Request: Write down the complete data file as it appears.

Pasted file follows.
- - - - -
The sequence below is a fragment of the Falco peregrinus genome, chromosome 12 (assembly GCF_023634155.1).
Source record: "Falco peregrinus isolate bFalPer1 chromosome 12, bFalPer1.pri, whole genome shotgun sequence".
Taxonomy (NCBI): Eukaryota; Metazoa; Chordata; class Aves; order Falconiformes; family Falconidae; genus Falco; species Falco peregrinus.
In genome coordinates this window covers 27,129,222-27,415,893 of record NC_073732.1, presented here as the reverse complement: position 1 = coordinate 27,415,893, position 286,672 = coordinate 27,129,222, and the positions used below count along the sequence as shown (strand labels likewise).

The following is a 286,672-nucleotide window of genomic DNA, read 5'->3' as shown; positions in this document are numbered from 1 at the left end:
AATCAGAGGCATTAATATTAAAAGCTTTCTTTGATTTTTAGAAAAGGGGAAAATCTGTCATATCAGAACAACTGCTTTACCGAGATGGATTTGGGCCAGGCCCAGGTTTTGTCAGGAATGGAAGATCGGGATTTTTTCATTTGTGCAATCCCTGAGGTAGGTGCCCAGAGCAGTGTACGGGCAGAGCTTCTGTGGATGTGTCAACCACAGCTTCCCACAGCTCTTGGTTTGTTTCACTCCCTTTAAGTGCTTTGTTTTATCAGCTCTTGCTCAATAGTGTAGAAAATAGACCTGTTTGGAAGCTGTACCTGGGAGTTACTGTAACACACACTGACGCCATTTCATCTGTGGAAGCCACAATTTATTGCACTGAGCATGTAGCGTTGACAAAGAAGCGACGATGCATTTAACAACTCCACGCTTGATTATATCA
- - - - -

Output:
The sequence below is a fragment of the Falco peregrinus genome, chromosome 12 (assembly GCF_023634155.1).
Source record: "Falco peregrinus isolate bFalPer1 chromosome 12, bFalPer1.pri, whole genome shotgun sequence".
Taxonomy (NCBI): Eukaryota; Metazoa; Chordata; class Aves; order Falconiformes; family Falconidae; genus Falco; species Falco peregrinus.
In genome coordinates this window covers 27,129,222-27,415,893 of record NC_073732.1, presented here as the reverse complement: position 1 = coordinate 27,415,893, position 286,672 = coordinate 27,129,222, and the positions used below count along the sequence as shown (strand labels likewise).

The following is a 286,672-nucleotide window of genomic DNA, read 5'->3' as shown; positions in this document are numbered from 1 at the left end:
AATCAGAGGCATTAATATTAAAAGCTTTCTTTGATTTTTAGAAAAGGGGAAAATCTGTCATATCAGAACAACTGCTTTACCGAGATGGATTTGGGCCAGGCCCAGGTTTTGTCAGGAATGGAAGATCGGGATTTTTTCATTTGTGCAATCCCTGAGGTAGGTGCCCAGAGCAGTGTACGGGCAGAGCTTCTGTGGATGTGTCAACCACAGCTTCCCACAGCTCTTGGTTTGTTTCACTCCCTTTAAGTGCTTTGTTTTATCAGCTCTTGCTCAATAGTGTAGAAAATAGACCTGTTTGGAAGCTGTACCTGGGAGTTACTGTAACACACACTGACGCCATTTCATCTGTGGAAGCCACAATTTATTGCACTGAGCATGTAGCGTTGACAAAGAAGCGACGATGCATTTAACAACTCCACGCTTGATTATATCA